Today is a day that will live in infamy for the Personal Computer/Cellphone (b. 1980 – 2000) and Net (b. 1990 – 2010) generations. Also commonly known as “Millennials,” the tragic school shooting in Columbine was the beginning of several that would tattoo these generations. From a kindergarten in Sandy Hook to a high school in Parkland, FL, these two generations would grow up in an age of terror (including their marker event on September 11, 2001). Nowhere would be safe. Mass shootings occurred at theaters, concerts, restaurants, workplaces, even church.
Today is a solemn day to reflect and remember how we felt 22 years ago. I remember coming home from a long day of work, flipping on the television to be confronted with the Columbine shootings. As I watched the streams of teens exit the school, tears rolling down their faces, in shock and fear, my heart was broken.
The innocence was now gone.
Today was the day that America had enough. A single shot set off a revolution that changed thirteen colonies into thirteen “united states of America.”
It also changed the world. In a year dozens of founding fathers would gather to formally declare independence from Great Britain (July 4, 1776).
The American story was just beginning…and today was a giant step forward.
Although connected to British games like “rounders” and cricket, American baseball was a novelty. A boys game that men played on a “field” in the cities.
It’s a game without a clock. A game of “threes” and “three squared” (bases, outs, innings, players). It’s the only game where the defense controls the ball.
It’s America’s game. Our original national past time. And it all started officially on this date.
“Take Me Out to the Ball Game” (original version)
If you grew up in the 1960s and 1970s, television anchor news was summed up in a few names…Brinkley, Smith, Rather, Reasoner…and “Uncle Walter” Cronkite.
Cronkite proved the most trusted and durable. He was there for Kennedy’s assassination and man’s moon walk. He was there for the civil rights and women’s rights movement. He was there for Woodstock and Watergate. He was also instrumental in turning the tide of the Vietnam War.
In 1968, Cronkite went to Vietnam to see the war for himself. He returned with a fresh perspective: it was time for America to get out of the conflict. His new view angered President Johnson, discouraged patriotic Americans who trusted their government and energized the anti-war movement.
It was the first time that a single man–in the national media–changed the direction of history. Indeed, after 1968, the Vietnam War became an American albatross and Cronkite’s admonition proved right…even righteous.
And today was the day the Cronkite era was launched.
And that’s the way it was.
A terrorist attack by two Muslim young men upon one of America’s greatest sports traditions instilled new fears into a culture still recovering from September 11, 2001.
The reality is the Net (1990 – 2010) and iTech (2000 – 2020) generations have grown up in an age of domestic terror. From Oklahoma City to Columbine to Twin Towers to Sandy Hook and Las Vegas, these younger American generations have seen a lot of bloodshed.
“Two all beef patties, special sauce, lettuce, cheese, pickles, onions, on a sesame seed bun.”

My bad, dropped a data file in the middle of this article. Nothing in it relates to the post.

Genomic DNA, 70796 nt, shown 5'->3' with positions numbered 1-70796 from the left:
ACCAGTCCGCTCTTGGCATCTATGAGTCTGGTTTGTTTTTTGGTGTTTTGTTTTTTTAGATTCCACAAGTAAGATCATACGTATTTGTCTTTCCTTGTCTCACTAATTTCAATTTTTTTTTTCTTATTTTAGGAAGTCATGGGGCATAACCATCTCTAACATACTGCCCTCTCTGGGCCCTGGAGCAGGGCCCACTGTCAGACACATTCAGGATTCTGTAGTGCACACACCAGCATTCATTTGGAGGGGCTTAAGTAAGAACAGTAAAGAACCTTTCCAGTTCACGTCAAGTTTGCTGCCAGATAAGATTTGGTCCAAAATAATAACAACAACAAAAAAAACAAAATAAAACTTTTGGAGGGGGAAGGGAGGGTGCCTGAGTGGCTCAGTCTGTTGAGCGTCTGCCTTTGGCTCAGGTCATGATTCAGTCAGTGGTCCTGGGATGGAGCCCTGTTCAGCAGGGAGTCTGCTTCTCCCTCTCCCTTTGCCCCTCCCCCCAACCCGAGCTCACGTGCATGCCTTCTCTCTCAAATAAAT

This famous 1970s commercial ditty put McDonalds on the map, helped by the clown Ronald McDonald, the Hamburglar and, for the Millennial generation, PlayLands. Today the “golden arches” are one of America’s most iconic visual brands.
And it all started today in Illinois, thanks to Ray Kroc.
In 1947, in many U.S. places (from Birmingham to Philadelphia, Cincinnati to Little Rock), black Americans were segregated into “ghettos” and separated in public life. In the South, especially, blacks had to use different bathrooms, eat at different restaurants (or on different chairs), sleep at different hotels, ride at the back of the bus, and go to different schools.
There was a clear and present prejudice against the black.
Jackie Robinson changed all that.
Once white America saw how Jackie “could hit that ball,” it was no longer reasonable to wink at a Jim Crow culture and tolerate racism against blacks. Times were changing.
And it all started on this date in 1947.
P.S. Today, in honor of Jackie Robinson, every major league ballplayer will wear is uniform number: “42.”
The “Dust Bowl” got its name on this date (a.k.a. “Black Sunday”) when a huge windstorm blanketed the midwest.
America was in the heart of a Great Depression at the time. Could life be more miserable? The Dust Bowl would have one benefactor: California. With news of work and a better life in the Golden State, countless Americans migrated out of the Midwest to the west coast during the 1930s.
In the decades that followed, California would continue to rise like the bear on its flag, thanks to Hollywood, Dodgers and Giants, rock and roll, citrus and surfing.
But without that Dust Bowl migration, things might’ve been much different. It’s the rest of the story.
The sinking of the Titanic was a huge blow to industrial science and the promise of machines making life faster and better.
The Titanic was the fastest and best. It was reputed to be unsinkable, but it still sunk. For the oldest members of the Transportation and Telephone (TNT) Generation–born 1900 to 1920–this tragedy was a generational moment.
And it all happened on this fateful day.
The assassination of Abraham Lincoln was an unexpected first for America.
Four sitting presidents have been killed: Abraham Lincoln (1865), James A. Garfield (1881), William McKinley (1901), and John F. Kennedy (1963). Additionally, two presidents have been injured in attempted assassinations: Theodore Roosevelt (1912; former president at the time) and Ronald Reagan (1981).
Every assassination (and even attempted assassination) have been tattooed upon the generation that experienced it in its “coming of age” years (adolescence and young adulthood).